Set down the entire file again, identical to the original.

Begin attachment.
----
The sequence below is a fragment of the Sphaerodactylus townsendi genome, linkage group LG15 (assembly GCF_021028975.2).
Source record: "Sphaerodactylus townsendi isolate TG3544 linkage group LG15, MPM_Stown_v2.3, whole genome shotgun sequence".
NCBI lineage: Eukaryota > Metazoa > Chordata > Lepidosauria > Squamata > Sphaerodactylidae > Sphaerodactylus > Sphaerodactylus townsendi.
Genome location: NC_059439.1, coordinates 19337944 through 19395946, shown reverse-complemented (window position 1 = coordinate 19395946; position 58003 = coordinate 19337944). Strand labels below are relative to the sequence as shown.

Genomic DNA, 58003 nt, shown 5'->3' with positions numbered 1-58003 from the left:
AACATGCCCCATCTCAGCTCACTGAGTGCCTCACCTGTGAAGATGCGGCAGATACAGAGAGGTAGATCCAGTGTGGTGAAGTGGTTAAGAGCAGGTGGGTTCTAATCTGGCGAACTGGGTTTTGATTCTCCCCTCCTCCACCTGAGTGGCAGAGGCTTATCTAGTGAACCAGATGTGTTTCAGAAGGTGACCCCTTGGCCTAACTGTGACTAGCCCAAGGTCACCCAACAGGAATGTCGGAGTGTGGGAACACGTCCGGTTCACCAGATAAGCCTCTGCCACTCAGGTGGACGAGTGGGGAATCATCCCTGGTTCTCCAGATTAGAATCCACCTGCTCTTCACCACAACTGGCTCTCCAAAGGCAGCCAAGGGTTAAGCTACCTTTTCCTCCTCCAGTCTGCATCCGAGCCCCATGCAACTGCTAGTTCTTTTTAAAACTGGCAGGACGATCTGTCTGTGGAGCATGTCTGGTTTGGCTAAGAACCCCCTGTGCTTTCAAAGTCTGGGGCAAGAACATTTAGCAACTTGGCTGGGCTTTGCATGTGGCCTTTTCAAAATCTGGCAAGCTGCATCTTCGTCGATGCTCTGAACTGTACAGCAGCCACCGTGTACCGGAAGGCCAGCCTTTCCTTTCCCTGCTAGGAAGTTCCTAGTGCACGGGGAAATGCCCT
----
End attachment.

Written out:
The sequence below is a fragment of the Sphaerodactylus townsendi genome, linkage group LG15 (assembly GCF_021028975.2).
Source record: "Sphaerodactylus townsendi isolate TG3544 linkage group LG15, MPM_Stown_v2.3, whole genome shotgun sequence".
NCBI lineage: Eukaryota > Metazoa > Chordata > Lepidosauria > Squamata > Sphaerodactylidae > Sphaerodactylus > Sphaerodactylus townsendi.
Genome location: NC_059439.1, coordinates 19337944 through 19395946, shown reverse-complemented (window position 1 = coordinate 19395946; position 58003 = coordinate 19337944). Strand labels below are relative to the sequence as shown.

Genomic DNA, 58003 nt, shown 5'->3' with positions numbered 1-58003 from the left:
AACATGCCCCATCTCAGCTCACTGAGTGCCTCACCTGTGAAGATGCGGCAGATACAGAGAGGTAGATCCAGTGTGGTGAAGTGGTTAAGAGCAGGTGGGTTCTAATCTGGCGAACTGGGTTTTGATTCTCCCCTCCTCCACCTGAGTGGCAGAGGCTTATCTAGTGAACCAGATGTGTTTCAGAAGGTGACCCCTTGGCCTAACTGTGACTAGCCCAAGGTCACCCAACAGGAATGTCGGAGTGTGGGAACACGTCCGGTTCACCAGATAAGCCTCTGCCACTCAGGTGGACGAGTGGGGAATCATCCCTGGTTCTCCAGATTAGAATCCACCTGCTCTTCACCACAACTGGCTCTCCAAAGGCAGCCAAGGGTTAAGCTACCTTTTCCTCCTCCAGTCTGCATCCGAGCCCCATGCAACTGCTAGTTCTTTTTAAAACTGGCAGGACGATCTGTCTGTGGAGCATGTCTGGTTTGGCTAAGAACCCCCTGTGCTTTCAAAGTCTGGGGCAAGAACATTTAGCAACTTGGCTGGGCTTTGCATGTGGCCTTTTCAAAATCTGGCAAGCTGCATCTTCGTCGATGCTCTGAACTGTACAGCAGCCACCGTGTACCGGAAGGCCAGCCTTTCCTTTCCCTGCTAGGAAGTTCCTAGTGCACGGGGAAATGCCCT